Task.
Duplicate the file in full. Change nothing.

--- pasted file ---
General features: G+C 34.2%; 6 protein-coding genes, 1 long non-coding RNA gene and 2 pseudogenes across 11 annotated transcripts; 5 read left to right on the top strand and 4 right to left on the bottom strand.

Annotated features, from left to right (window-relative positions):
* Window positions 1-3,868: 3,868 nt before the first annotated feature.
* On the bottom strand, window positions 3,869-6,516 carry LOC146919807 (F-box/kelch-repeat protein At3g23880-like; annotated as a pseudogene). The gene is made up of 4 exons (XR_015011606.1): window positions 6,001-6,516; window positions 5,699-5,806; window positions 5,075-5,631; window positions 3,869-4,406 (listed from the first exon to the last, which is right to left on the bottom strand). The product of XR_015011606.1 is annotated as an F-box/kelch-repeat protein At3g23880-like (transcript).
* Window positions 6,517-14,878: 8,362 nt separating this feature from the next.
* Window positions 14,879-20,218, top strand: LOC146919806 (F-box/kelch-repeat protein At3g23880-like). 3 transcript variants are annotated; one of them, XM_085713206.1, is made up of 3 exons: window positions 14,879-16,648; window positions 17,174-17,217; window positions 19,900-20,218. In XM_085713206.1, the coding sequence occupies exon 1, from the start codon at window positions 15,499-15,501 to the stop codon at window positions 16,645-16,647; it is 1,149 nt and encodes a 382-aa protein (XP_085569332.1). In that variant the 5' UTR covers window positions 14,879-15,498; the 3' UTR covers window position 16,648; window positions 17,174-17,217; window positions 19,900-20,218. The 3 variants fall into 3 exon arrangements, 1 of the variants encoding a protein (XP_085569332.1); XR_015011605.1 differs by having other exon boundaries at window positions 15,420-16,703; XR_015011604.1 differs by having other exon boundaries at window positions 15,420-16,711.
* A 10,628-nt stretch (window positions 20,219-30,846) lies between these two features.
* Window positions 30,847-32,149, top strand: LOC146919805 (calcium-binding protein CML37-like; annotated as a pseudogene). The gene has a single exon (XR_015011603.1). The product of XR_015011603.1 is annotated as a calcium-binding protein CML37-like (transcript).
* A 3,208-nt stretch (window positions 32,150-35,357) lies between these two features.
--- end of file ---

General features: G+C 34.2%; 6 protein-coding genes, 1 long non-coding RNA gene and 2 pseudogenes across 11 annotated transcripts; 5 read left to right on the top strand and 4 right to left on the bottom strand.

Annotated features, from left to right (window-relative positions):
* Window positions 1-3,868: 3,868 nt before the first annotated feature.
* On the bottom strand, window positions 3,869-6,516 carry LOC146919807 (F-box/kelch-repeat protein At3g23880-like; annotated as a pseudogene). The gene is made up of 4 exons (XR_015011606.1): window positions 6,001-6,516; window positions 5,699-5,806; window positions 5,075-5,631; window positions 3,869-4,406 (listed from the first exon to the last, which is right to left on the bottom strand). The product of XR_015011606.1 is annotated as an F-box/kelch-repeat protein At3g23880-like (transcript).
* Window positions 6,517-14,878: 8,362 nt separating this feature from the next.
* Window positions 14,879-20,218, top strand: LOC146919806 (F-box/kelch-repeat protein At3g23880-like). 3 transcript variants are annotated; one of them, XM_085713206.1, is made up of 3 exons: window positions 14,879-16,648; window positions 17,174-17,217; window positions 19,900-20,218. In XM_085713206.1, the coding sequence occupies exon 1, from the start codon at window positions 15,499-15,501 to the stop codon at window positions 16,645-16,647; it is 1,149 nt and encodes a 382-aa protein (XP_085569332.1). In that variant the 5' UTR covers window positions 14,879-15,498; the 3' UTR covers window position 16,648; window positions 17,174-17,217; window positions 19,900-20,218. The 3 variants fall into 3 exon arrangements, 1 of the variants encoding a protein (XP_085569332.1); XR_015011605.1 differs by having other exon boundaries at window positions 15,420-16,703; XR_015011604.1 differs by having other exon boundaries at window positions 15,420-16,711.
* A 10,628-nt stretch (window positions 20,219-30,846) lies between these two features.
* Window positions 30,847-32,149, top strand: LOC146919805 (calcium-binding protein CML37-like; annotated as a pseudogene). The gene has a single exon (XR_015011603.1). The product of XR_015011603.1 is annotated as a calcium-binding protein CML37-like (transcript).
* A 3,208-nt stretch (window positions 32,150-35,357) lies between these two features.